Normally I use this space to mock movie trailers and the movies they're trailering. But not today! This time I'm going to praise a game trailer. Two game trailers, actually.
Trailer the first:
Trailer the second:
I remember seeing a trailer for Bioshock Infinite about a year ago. It was your standard game trailer, showcasing the game's art and design. I thought it looked amazing. And then, just this morning I had the good fortune to catch two more recent ads. The trailers perfectly capture the look and feel of a (pseudo)history documentary series from the late '70s or early '80s.
The first in the series was particularly resonant for me because I finished reading Devil in the White City a couple of days ago, a book that details the building of the World's Fair. Having read the book, I could easily contextualize the trailer's content, which made the whole thing seem that much more real. I understand that most viewers won't have this same experience, but that doesn't lessen the trailer's genius or its impact. The historical context of the World's Fair, the blending of game art with historical photographs, blur the lines between fact and fiction. The mockumentary format helps to further the mystery of Columbia, inviting viewers to join narrator Alistair Bloom on a journey of discovery.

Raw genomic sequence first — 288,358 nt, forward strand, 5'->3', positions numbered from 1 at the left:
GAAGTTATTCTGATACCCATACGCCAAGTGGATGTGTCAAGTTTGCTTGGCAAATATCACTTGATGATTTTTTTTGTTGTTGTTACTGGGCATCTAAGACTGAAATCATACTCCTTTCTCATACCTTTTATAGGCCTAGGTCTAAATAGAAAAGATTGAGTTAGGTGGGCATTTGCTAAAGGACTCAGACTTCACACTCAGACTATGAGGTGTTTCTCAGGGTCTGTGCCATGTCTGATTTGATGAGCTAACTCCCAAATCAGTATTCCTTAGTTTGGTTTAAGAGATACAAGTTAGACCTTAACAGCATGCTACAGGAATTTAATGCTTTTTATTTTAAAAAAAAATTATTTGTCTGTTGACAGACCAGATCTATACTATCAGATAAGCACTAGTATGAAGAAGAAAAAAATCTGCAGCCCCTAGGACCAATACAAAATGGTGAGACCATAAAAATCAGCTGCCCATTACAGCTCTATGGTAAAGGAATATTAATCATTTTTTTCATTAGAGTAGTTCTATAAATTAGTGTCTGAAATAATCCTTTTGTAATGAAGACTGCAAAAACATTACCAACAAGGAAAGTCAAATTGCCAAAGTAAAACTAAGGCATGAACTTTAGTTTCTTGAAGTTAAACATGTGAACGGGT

The second trailer, I think, surpasses the first, which is saying a lot. Here the mystery deepens as we learn a bit more about Columbian culture and history. Legend speaks of a great bird, but we know precious little about it is and what it does. Again, the mockumenary format draws us in, this time with more recent discoveries relating to Columbia's society and fate.
Trading on nostalgia, the way these trailers do is a tricky move. The style will appeal to older gamers but it runs the risk of alienating younger players unfamiliar with this kind of filmmaking. The skill involved in the trailers' production, however, may overcome the generation gap. The storytelling in the trailers is first-rate, suggesting the game itself will weave an epic tale of mystery and intrigue.
If only movie trailers were as good at telling stories and selling their films.